The whole documentary revolves around this houseful of adult performers and their "manager." Stella May, whose real name is Tressa Silguero, has already been questioned on camera by her mother about the lack of protection and the prevention of STDs and pregnancy. Stella May reassures her that precautions are taken, such as bi-weekly screenings. However, it's not uncommon to contract something within the two-week screen, and forged documents are a very real issue in the industry.
Performers can demand a higher rate for certain kinds of adult-rated actions that have a higher risk for STDs. There are few safeguards for a woman working in such an unregulated industry, and pregnancy is a pervasive risk. One of the actresses admits that she got paid $100 extra dollars on top of her elevated rate for a risque scene. That extra Benjamin was thrown in for the cost of the Plan B One Step, a morning-after pill that's used as an emergency contraceptive. According to the actress, the pill costs around $40, so in actuality, she netted an extra $60.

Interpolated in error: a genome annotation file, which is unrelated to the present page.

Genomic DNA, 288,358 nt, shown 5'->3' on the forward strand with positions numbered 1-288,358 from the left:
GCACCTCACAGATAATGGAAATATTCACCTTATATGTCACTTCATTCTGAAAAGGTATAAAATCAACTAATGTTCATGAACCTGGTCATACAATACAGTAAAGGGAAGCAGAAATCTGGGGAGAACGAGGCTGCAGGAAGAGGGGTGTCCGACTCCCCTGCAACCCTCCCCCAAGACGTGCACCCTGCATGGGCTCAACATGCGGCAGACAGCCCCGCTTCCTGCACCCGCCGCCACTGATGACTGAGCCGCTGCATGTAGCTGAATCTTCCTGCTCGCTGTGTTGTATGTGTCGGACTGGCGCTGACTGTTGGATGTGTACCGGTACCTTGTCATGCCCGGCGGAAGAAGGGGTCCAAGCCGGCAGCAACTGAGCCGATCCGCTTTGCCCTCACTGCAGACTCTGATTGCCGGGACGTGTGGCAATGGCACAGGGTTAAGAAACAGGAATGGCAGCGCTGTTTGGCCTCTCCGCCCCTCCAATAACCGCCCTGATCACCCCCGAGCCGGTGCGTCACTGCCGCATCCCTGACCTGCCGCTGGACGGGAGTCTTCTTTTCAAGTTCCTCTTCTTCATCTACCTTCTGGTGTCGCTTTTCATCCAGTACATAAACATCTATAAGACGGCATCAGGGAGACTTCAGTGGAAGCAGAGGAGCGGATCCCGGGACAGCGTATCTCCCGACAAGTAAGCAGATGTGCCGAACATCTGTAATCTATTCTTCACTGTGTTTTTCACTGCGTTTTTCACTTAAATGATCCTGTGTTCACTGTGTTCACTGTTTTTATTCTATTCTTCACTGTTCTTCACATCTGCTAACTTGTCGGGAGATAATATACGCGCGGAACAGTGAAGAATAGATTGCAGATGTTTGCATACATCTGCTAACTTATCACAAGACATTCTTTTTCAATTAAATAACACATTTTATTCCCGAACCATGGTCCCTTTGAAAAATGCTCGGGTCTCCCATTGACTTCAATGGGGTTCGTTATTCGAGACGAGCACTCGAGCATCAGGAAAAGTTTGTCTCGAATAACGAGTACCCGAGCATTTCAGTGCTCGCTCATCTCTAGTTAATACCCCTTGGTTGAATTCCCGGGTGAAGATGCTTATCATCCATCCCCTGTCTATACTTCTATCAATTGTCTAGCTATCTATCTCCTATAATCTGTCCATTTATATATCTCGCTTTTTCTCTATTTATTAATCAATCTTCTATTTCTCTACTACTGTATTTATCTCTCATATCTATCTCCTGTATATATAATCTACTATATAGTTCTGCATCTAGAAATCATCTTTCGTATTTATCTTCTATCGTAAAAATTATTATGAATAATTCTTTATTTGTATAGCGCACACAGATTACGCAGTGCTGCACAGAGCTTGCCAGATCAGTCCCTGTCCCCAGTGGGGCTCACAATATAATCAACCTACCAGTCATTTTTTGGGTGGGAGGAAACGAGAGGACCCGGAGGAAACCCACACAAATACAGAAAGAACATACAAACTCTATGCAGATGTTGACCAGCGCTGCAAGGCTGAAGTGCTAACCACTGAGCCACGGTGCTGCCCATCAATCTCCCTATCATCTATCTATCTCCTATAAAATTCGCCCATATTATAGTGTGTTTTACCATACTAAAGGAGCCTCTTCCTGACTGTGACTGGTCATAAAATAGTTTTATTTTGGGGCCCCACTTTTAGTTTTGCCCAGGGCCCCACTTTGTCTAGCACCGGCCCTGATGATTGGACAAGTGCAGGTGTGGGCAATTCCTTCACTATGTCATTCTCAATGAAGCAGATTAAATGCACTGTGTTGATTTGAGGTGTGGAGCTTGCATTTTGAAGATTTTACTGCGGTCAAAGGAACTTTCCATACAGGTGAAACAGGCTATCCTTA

There's only one Hot Girls Wanted confession in which a young woman's tough-as-nails facade cracks. It's when she speaks about a $300 oral scene in California wherein she walked into a situation she didn't know how to leave - it was a video in which she actually had to act like she was being forced. According to performers, if you turn on your heels and leave, it could be your last job in the industry. One performer, who goes by the stage name Ava Taylor, expresses her fear of this lose-lose situation:
I was terrified. I didn’t know what to do. I didn’t know if I could tell him no [...] or the fact that we'd already recorded 15 minutes of it, if I could just [...] leave. It's like, then what?